Rate Case FAQ

What is the difference between Customer Charges and Energy Charges?

The energy charges are a direct pass-through for MEC. It is not marked up or adjusted. MEC is required to provide proof to the ACC that the costs they show are true and accurate. The Customer Charge is the only way for MEC to pay for their fixed costs. The fixed costs include infrastructure, maintenance, vehicles, equipment and more.

Does this rate change for costs already incurred or future costs?

Rate cases are only allowed to collect on costs already incurred by the utility as demonstrated in the most recent audited test year. They do not cover future costs. MEC has expended nearly $45 million over ten years for electrical improvements, cybersecurity, safety, and maintenance to ensure annual growth and increased load is met with reliable electric service for our members.

How does MEC compare with other electrical utilities for costs and rates?

This past year MEC was ranked 801 of 815, positioning MEC in the top 2% for being the best at holding down operating costs nationwide, and in Arizona MEC ranked the lowest in controllable expense costs to members (11 of 11).

Previously, MEC had the second lowest Customer Charge, and lowest total monthly cost, compared to other member-owned electric providers in Arizona. After the rate case, while the Customer Charge increases, the energy rates decrease, the overall total cost drops, and MEC remains the lowest in the state among member-owned cooperatives.

The average residential member uses 959 kWh of power per month. Previously, with MEC, that cost was $109.63. Under the new rates and changes, it decreases to $106.60.

MEC is member-owned and works diligently to keep costs as low as possible for our members.

What all does the Customer Charge pay for?

The Customer Charge is the only part of your electric bill that goes to MEC.  The energy charges (kWh) are a passthrough for MEC to pay our wholesale power providers for the electricity and transmission purchased. The Customer Charge is the only method allowed by the ACC to collect or cover all the direct expenses for the cooperative including operations, maintenance, equipment, taxes, payroll, vehicles etc. As a not-for-profit, MEC does not make a profit or pay shareholders dividends or earnings. To qualify for the lowest interest rates possible, MEC is required by our lenders to bring in slightly more income than expenses to demonstrate our ability to collect sufficient revenues to make our payments and to provide for a very small margin for emergencies (unforeseen expenditures). To the extent that MEC does end up with positive margins at the end of the year, those margins are allocated to the members in the form of Capital Credits.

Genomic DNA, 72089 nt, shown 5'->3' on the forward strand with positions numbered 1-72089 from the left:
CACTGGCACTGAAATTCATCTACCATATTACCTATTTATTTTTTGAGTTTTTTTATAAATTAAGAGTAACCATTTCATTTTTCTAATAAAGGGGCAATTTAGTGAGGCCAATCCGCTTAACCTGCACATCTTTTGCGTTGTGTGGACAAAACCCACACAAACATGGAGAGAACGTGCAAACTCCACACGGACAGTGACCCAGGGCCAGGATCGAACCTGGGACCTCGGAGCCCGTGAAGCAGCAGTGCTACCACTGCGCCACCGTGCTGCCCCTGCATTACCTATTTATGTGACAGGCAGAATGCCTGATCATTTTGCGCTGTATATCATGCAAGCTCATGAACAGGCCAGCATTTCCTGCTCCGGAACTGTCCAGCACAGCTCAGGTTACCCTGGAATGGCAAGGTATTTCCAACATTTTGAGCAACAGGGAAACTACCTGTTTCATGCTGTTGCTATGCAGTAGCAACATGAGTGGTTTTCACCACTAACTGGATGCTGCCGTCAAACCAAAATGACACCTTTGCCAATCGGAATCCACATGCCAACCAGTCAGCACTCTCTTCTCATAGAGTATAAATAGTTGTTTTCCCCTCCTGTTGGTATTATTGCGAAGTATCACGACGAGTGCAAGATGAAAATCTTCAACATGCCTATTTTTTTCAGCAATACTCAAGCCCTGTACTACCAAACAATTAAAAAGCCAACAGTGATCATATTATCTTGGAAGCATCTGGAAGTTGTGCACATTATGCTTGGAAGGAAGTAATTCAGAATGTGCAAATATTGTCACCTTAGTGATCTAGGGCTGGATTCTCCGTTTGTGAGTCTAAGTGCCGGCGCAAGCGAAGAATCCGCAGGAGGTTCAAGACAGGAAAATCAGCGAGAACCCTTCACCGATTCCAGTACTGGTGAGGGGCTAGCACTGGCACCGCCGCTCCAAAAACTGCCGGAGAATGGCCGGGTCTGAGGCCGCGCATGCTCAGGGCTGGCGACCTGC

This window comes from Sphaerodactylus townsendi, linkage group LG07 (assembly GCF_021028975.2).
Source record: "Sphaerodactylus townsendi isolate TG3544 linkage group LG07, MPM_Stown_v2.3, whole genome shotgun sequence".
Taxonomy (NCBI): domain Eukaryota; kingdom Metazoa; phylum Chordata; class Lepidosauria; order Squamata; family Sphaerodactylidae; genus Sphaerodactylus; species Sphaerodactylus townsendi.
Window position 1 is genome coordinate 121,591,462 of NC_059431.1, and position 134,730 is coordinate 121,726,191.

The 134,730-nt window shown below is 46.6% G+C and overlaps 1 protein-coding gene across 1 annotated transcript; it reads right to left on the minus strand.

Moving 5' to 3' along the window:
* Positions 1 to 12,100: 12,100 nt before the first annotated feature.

What changes would I see on my bill if the rates are approved?

Currently residential customers pay for energy on a tiered rate based on usage – the higher your usage is, the higher tier you shift to and the higher rates you will pay. That won’t change except that the rates in each tier are coming down. What will increase is the Customer Charge. This charge is currently a monthly charge of $18.75 for residential members. If the Rate Case is approved, it will move to $24.31.

Why should MEC raise the Customer Charge?

In the past 10 years, MEC has spent nearly $45 million in improvements just in the infrastructure to ensure load growth and reliability. Additionally, MEC has allocated an additional $2.9 million in IT security infrastructure including cybersecurity. These are fixed costs that need to be recovered. This increase in the Customer Charge is to recover those additional fixed costs.

Didn’t we just have a rate hike?

The last rate increase was in 2012 after a Cost of Service Study showed that fixed costs and energy costs needed adjustment. The Arizona Corporation Commission approved an adjustment, but not the requested adjustment causing a shortfall in covering the full costs of service over time. Again in 2016 after a Cost of Service Study, MEC adjusted the Customer Charge to reflect the true fixed costs by decoupling fixed costs that were in the energy rate and moving them to the Customer Charge, so every member paid their fair share of fixed costs regardless of the energy usage. The Customer Charge went up and the energy charge went down in accordance with that change.